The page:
Stakeholder engagement is resource-intensive, so, ideally, clear process design should be established from the start.  Before engaging potential key stakeholders, an engagement plan with clearly articulated goals should be created. Funding should be secured and / or existing engagement efforts leveraged as appropriate. While this is the ideal, in reality the process is often ad hoc.  It is beneficial to be flexible, so you can do what is possible with available resources.

Tools & Resources

A Framework for Stakeholder Engagement on Climate

This framework from the Climate Adaptation National Research Flagship outlines best practice methods to engage with stakeholders on the issue of climate adaptation. The framework will help you: Understand what nature and degree of engagement is required by different stakeholders; Identify what sorts of information stakeholders need in order to make these decisions; Work towards the development of a protocol for modes of engagement; Develop a framework for monitoring the success of communication, engagement and research. A Framework for Stakeholder Engagement on Climate Adaptation contains a checklist of potentially relevant stakeholders that can help you obtain diverse inputs – this list it is not exhaustive and may need to be customized.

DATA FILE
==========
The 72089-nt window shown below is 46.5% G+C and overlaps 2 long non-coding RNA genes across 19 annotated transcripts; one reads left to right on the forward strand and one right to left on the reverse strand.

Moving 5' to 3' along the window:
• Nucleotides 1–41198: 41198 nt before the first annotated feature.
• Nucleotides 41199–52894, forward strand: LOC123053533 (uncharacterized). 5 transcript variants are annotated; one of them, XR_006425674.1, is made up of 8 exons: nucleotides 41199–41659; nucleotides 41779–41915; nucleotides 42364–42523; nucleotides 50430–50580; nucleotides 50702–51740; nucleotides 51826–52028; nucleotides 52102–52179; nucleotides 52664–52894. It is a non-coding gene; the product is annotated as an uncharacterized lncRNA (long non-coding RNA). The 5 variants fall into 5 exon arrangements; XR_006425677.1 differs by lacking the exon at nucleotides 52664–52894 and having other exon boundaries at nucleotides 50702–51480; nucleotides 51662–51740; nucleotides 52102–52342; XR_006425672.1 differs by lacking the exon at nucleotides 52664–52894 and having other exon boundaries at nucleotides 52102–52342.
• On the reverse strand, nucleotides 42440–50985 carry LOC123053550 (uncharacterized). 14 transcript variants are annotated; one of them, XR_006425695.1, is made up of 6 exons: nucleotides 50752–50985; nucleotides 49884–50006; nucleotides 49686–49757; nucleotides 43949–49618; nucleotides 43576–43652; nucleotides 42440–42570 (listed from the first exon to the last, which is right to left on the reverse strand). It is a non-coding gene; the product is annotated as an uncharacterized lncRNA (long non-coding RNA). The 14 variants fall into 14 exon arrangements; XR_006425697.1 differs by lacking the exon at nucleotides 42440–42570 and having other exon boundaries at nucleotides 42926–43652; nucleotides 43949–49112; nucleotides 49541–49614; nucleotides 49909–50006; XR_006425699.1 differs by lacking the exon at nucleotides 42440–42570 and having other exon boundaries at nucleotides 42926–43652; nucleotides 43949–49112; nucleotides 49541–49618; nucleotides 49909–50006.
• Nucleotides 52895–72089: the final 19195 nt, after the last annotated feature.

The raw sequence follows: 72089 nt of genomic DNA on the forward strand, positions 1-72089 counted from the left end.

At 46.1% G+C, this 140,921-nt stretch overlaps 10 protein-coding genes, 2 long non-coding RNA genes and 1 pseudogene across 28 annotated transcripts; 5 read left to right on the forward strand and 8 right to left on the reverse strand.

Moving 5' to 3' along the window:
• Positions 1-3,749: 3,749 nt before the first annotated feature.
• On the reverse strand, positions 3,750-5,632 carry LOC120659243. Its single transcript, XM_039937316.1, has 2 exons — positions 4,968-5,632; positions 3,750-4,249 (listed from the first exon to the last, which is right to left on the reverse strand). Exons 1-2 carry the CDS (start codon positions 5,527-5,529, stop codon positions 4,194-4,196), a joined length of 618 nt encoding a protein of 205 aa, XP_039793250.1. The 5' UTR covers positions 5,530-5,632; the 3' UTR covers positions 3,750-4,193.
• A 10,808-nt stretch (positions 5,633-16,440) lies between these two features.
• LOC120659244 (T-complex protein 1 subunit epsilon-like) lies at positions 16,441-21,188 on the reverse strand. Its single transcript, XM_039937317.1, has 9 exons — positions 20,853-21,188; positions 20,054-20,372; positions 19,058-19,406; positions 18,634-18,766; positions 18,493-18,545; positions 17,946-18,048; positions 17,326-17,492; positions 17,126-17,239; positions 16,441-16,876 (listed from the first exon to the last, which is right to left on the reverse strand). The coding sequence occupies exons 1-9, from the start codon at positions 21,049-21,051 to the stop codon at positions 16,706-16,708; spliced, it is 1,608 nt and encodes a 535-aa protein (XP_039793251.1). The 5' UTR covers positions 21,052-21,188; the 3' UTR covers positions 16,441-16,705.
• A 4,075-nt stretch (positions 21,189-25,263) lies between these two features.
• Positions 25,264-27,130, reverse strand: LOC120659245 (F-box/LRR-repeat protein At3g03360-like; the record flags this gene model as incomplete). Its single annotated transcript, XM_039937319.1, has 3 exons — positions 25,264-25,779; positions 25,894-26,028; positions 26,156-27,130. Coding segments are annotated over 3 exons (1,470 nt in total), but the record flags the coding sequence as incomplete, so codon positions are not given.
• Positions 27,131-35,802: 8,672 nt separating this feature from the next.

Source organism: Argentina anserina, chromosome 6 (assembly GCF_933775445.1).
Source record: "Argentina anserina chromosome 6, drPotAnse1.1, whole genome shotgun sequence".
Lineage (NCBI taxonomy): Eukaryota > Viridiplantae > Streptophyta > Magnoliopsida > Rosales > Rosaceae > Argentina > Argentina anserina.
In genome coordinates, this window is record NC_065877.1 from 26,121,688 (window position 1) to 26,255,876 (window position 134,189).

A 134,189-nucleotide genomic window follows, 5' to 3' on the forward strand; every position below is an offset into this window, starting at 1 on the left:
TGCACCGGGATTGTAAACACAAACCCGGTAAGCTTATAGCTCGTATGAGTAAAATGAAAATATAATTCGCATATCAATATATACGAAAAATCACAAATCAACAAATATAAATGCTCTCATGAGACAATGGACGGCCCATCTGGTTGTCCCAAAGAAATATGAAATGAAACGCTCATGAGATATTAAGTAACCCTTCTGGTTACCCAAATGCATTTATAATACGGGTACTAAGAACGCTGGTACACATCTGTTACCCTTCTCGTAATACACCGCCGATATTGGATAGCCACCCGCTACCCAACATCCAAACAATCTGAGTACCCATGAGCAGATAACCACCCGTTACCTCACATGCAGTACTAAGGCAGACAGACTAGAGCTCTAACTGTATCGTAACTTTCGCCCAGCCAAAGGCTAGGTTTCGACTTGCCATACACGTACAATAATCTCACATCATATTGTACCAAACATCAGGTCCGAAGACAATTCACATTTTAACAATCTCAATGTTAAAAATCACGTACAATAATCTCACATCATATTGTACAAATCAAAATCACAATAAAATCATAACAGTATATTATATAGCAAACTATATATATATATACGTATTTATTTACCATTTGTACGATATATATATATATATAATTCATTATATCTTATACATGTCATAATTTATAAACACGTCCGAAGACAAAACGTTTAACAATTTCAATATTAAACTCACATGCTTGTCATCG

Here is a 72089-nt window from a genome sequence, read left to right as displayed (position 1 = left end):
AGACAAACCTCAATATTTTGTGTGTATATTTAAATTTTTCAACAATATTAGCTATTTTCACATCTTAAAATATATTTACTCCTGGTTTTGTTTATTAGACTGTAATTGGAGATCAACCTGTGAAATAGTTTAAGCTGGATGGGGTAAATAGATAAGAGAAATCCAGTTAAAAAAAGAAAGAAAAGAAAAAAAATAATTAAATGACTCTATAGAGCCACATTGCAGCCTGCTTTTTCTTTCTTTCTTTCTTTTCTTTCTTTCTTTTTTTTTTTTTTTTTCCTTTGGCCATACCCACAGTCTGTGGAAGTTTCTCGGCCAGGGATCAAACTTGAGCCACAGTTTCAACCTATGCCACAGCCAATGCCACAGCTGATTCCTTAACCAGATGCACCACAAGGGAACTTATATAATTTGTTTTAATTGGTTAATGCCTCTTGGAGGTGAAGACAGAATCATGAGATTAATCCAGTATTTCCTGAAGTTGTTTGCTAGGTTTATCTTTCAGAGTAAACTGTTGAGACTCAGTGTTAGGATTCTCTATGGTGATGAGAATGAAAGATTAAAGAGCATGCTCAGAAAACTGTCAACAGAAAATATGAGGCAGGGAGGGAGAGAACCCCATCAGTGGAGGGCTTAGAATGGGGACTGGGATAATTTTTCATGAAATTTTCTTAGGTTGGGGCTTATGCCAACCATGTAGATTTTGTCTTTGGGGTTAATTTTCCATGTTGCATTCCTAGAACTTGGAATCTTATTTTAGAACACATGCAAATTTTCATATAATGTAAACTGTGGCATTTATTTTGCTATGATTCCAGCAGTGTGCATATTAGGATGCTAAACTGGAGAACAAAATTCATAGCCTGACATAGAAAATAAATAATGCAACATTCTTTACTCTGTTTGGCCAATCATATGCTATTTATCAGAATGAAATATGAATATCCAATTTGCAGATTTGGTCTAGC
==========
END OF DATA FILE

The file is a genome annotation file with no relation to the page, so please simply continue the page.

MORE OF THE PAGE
Stakeholder Engagement: A Step-by-Step Guide

This guide discusses the theory, process and practice of stakeholder engagement. Specific elements include: a checklist with tips to support the stakeholder engagement approach; a template table identifying who stakeholders are, what they know, why they should be involved, and when and how to involve them; and tips on the types of communication to use, when, and why.

Introduction to Stakeholder Participation

The National Oceanic and Atmospheric Administration’s Coastal Services Center provides technical assistance to coastal management professionals addressing complex human-based problems. “Introduction to Stakeholder Participation” is the second in a series of publications developed to bring information to this audience about the use of social science tools in their field of work. This guide presents a set of procedural elements common to many effective stakeholder participation projects and programs. Additionally, the document provides guidance on identifying coastal management stakeholders, describes some of the most commonly used techniques for stakeholder participation, and discusses evaluation of stakeholder participation.

California Adaptation Planning Guide

California Adaptation Planning Guide
The California Adaptation Planning Guide (APG) outlines a step by step process to developing a stakeholder engagement program. Although focused on individual local government action it includes considerations for incorporating the stakeholders engagement effort into local planning initiatives such as general plans, local hazard mitigation plans, and adaptation plans. The outreach and engagement process included in the APG can be modified for a variety of uses. The APG is the official reference document on the planning process for resilience in adaptation for the State of California.